The fetishistic photographic process confers the big toe with a new status as part-object ready to be mapped out by desire and sexualised. The big toe’s sexual persona is here evidently exposed as obscene. Boiffard has mimicked the fetishist gaze observed by Binet. The toes are isolated from their bodies, fragmented, enlarged, staged and dramatised. The magnified, blown-up toes seem impossibly real: ugly, hairy, genital-like. We are literally put face to face with their excessive and nauseous reality. The photographs are cropped, the angle imposes a violent deformation on the toe – they are upside down, brought down if such an operation were possible. It is a portrait that transgresses and subverts the very idea of what a portrait should be: the highest and most noble part of the body has been thrown away and transformed into a grotesque, absurd and scandalous ‘other face’.
The framing of the toe is an act of violence set against the human figure. Bataille’s text refers to material and visual operations of abuse and violence such as “deformation”, “infection”, “tortures”, “pain”, “brutal”. Those forces that deform the human figure are violent forces that Bataille equates with forces of entropy and decomposition, such as those that attack the corpse. The deformation or “alteration” of the human figure was an essential strategy in Bataillean aesthetics: “the word alteration provides the double advantage of expressing a partial decomposition similar to that of corpses and at the same time the expression of the passage to a perfectly heterogeneous state that the protestant professor Otto named the ‘wholly other’, that is the sacred.” 
In his classic study of the Holy, the German theologian, philosopher and historian of religions Rudolf Otto (1869-1937), situates the sacred in relation to an a priori emotional structure, the numinosum . In the experience of the numinous, the subject experiences a feeling of intimate dependence towards a higher and independent force. The experience of the “wholly other” : is what Otto describes as “creature-consciousness”. This “creature-feeling” is “the emotion of a creature, abased and overwhelmed by its own nothingness in contrast to that which is supreme above all creatures.”  This experience is fundamentally ambivalent, a mélange of attraction and repulsion: this mysterium tremendum is an uncanny experience of awfulness, an awfulness that lies beyond the realm of knowledge, producing a feeling of peculiar dread, a “terror fraught with inward shuddering.”  The big toes reek of these creepy “creature feelings”.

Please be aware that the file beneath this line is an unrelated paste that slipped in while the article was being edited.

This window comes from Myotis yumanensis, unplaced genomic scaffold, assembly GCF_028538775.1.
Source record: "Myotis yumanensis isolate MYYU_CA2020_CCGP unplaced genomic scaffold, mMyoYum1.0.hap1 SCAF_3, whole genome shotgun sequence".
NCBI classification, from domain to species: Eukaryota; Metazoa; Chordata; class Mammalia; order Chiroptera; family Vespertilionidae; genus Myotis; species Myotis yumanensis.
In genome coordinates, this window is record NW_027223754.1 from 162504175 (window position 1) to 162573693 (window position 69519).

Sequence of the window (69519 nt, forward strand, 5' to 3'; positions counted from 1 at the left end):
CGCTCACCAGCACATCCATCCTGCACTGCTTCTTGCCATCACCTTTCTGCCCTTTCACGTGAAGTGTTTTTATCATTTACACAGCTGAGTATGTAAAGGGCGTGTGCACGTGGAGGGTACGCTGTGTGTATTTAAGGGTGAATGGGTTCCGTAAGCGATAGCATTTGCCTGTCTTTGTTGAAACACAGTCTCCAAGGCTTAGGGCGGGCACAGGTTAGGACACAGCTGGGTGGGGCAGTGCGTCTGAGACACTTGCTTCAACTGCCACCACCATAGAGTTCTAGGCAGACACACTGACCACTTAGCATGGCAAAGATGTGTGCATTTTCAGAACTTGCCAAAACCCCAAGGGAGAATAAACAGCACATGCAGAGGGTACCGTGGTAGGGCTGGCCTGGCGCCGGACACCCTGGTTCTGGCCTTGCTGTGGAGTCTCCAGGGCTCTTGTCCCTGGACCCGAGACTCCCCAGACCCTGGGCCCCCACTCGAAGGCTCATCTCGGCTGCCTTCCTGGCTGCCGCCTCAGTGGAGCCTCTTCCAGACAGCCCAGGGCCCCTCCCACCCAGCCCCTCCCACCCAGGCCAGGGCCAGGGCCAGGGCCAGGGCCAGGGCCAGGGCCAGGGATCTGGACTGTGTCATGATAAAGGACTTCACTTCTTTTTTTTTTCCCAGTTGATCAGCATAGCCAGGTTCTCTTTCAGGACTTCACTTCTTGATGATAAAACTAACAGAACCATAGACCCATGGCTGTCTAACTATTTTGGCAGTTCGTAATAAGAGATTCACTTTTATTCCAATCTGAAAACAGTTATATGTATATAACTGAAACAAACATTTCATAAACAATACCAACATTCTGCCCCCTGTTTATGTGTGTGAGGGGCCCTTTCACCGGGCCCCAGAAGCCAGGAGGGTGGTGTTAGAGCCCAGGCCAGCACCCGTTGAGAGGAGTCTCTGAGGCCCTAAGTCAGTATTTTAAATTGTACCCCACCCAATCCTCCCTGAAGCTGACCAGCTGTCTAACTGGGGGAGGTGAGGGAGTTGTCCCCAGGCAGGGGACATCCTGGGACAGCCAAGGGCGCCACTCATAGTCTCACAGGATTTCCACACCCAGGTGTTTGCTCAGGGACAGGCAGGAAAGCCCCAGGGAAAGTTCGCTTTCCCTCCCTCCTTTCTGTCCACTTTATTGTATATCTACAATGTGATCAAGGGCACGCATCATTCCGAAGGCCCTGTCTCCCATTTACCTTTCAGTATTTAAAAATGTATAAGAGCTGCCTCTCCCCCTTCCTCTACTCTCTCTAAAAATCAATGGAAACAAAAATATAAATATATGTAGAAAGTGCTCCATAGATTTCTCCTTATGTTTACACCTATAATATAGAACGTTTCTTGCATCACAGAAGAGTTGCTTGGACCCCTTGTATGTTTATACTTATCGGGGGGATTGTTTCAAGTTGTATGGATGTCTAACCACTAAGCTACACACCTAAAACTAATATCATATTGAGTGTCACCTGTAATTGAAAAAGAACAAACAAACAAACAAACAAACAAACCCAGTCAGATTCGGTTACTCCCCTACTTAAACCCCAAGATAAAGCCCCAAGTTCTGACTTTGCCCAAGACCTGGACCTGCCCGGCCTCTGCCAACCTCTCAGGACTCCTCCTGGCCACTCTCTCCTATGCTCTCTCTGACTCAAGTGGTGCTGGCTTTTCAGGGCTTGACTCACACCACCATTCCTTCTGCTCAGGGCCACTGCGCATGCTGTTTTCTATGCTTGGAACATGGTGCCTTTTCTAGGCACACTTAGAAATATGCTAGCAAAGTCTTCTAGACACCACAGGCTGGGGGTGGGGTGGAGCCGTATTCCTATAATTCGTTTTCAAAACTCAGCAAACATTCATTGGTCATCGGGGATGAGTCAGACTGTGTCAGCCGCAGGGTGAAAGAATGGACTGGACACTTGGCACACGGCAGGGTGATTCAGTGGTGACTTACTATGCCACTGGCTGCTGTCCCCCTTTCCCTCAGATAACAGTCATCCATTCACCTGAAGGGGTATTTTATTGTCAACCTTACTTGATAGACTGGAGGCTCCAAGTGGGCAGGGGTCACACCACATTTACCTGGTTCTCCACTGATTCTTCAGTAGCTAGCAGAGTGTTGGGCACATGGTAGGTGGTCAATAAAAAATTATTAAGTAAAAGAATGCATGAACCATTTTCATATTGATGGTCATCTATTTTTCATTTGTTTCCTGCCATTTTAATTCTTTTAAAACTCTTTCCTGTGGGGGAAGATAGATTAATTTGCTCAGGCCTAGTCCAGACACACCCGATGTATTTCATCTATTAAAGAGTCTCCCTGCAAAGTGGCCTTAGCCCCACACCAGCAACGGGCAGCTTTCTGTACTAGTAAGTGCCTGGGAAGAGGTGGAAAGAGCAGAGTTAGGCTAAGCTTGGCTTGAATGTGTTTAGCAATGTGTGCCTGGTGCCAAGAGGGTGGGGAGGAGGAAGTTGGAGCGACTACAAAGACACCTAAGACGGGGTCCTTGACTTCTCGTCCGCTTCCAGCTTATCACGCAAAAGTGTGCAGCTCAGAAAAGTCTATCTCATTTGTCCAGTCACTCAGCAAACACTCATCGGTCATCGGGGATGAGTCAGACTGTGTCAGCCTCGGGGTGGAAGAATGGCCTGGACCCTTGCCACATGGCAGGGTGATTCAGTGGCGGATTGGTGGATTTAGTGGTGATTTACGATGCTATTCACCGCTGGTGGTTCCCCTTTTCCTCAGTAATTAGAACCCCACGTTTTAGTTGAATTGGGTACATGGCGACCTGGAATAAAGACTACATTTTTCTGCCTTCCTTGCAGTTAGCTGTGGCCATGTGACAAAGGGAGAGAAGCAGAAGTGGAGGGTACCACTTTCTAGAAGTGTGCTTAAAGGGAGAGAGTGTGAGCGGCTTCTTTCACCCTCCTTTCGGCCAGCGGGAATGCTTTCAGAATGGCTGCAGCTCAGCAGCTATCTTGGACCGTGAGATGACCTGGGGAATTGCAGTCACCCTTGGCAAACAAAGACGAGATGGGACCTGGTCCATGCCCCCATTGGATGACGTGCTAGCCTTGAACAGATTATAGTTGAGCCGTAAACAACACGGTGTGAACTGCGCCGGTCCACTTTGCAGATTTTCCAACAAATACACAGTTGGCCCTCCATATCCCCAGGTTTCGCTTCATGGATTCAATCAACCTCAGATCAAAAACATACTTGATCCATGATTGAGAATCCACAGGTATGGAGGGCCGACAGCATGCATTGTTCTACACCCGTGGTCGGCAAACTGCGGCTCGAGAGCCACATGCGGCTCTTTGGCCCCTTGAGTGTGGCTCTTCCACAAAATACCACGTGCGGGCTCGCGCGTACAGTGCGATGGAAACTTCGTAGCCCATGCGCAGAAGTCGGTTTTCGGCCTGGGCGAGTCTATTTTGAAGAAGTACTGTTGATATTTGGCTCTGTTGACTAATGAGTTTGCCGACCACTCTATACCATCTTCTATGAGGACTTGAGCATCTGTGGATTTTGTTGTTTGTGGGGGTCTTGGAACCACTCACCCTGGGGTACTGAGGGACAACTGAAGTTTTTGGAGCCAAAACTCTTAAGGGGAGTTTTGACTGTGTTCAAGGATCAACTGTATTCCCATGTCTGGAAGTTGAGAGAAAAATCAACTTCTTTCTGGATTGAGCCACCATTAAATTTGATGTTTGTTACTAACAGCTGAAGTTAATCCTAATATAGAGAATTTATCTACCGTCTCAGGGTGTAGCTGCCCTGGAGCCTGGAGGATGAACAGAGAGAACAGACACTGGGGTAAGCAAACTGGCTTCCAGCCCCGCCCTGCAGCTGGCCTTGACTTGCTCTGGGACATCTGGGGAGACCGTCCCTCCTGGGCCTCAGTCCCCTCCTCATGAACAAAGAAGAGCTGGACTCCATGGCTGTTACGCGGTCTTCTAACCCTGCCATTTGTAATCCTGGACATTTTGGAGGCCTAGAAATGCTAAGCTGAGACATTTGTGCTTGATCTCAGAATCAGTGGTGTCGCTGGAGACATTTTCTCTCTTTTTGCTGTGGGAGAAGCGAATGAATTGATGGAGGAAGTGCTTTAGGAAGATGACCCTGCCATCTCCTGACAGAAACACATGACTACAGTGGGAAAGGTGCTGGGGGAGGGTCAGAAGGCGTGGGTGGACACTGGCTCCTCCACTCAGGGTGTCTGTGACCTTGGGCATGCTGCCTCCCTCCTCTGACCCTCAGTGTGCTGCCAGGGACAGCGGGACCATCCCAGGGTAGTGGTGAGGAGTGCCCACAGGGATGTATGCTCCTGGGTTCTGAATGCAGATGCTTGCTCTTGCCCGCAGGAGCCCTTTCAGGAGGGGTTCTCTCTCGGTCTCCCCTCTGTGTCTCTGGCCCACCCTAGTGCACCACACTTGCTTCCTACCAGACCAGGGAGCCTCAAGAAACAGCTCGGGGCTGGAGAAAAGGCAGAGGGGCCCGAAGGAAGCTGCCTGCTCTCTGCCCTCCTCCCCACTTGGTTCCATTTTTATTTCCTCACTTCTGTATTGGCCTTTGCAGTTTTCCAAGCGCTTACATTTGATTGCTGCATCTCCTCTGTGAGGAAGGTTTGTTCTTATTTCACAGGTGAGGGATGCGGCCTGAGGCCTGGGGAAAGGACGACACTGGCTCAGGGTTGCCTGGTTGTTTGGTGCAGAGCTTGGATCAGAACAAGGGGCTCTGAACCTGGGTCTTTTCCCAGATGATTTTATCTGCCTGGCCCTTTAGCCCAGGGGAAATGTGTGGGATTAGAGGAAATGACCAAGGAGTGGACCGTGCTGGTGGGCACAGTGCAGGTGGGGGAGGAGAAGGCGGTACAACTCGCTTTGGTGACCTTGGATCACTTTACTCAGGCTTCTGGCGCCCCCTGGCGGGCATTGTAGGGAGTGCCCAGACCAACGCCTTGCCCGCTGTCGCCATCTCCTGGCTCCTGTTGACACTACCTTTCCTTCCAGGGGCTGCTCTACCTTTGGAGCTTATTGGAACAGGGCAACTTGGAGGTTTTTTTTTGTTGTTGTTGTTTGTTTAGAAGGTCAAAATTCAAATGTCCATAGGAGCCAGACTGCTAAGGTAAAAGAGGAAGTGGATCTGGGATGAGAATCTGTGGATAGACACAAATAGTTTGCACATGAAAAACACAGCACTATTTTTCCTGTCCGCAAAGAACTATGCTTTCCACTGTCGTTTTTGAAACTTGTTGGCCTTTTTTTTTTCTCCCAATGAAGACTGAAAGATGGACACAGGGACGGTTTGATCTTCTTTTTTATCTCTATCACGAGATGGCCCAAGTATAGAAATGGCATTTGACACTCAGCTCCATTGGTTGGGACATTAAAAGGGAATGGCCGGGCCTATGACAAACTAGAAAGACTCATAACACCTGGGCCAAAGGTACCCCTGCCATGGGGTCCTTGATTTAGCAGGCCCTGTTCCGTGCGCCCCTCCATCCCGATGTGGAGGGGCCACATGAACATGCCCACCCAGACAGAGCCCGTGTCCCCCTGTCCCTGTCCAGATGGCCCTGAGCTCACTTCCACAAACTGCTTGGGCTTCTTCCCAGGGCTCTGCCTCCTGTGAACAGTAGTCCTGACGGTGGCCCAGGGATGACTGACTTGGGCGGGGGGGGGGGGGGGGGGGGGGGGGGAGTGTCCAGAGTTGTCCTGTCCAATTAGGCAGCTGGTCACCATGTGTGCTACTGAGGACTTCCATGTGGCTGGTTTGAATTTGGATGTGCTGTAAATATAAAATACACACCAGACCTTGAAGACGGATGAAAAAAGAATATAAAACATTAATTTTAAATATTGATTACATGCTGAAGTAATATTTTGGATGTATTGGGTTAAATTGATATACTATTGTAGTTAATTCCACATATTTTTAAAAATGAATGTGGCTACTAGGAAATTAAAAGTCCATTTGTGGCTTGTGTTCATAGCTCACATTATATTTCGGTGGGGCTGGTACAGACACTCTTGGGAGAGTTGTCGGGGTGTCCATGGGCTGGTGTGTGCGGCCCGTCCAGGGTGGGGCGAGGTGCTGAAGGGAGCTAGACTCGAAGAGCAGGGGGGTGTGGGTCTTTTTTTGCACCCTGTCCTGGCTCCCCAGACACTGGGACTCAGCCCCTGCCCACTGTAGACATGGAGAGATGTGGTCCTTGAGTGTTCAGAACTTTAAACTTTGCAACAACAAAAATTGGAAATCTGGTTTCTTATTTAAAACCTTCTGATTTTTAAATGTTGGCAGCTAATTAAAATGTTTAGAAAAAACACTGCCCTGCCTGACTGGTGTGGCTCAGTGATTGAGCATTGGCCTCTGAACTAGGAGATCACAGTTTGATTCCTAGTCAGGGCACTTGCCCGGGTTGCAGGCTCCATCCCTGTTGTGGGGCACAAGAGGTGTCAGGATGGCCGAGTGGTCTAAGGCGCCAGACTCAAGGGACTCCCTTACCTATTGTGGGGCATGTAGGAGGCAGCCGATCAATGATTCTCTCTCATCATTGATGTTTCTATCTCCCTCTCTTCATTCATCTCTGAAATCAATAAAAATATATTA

Boiffard has also captured the fetish’s destiny as fixation. William Pietz, one of the leading commentators on fetishism, defines the fetish in the following terms: “The fetish is always a meaningful fixation of a singular event; it is above all a ‘historical’ object, the enduring material form and force of an unrepeatable event.”  This unrepeatable and traumatic event could be rooted in early childhood beliefs and complexes. Freud and psychoanalysis argue fetishism is linked to the experience of shock that comes about once the absence of a maternal penis is revealed. The fetish becomes a substitute for the penis and a disavowal of that lack. The captions for this big toe could be: “it is not really gone as long as I’m here”. The body as site of revelation of the phallus was a common surrealist visual strategy. One of its most famous expressions is Man Ray’s anatomies (1930). The idea behind that specific visual operation was to de-territorialise bodies, rendering them polymorphously perverse and ‘genital’ by liberating desire from the conventional and limiting mappings of the erogenous zones.
Read the rest here
reblogged from fleurmach
Dirty magazine: WHAT DOES THE WORD DIRTY MEAN TO YOU?
Andres Serrano: Two things: something that needs washing and something kinky and appealing. Which one are you?
read the whole interview here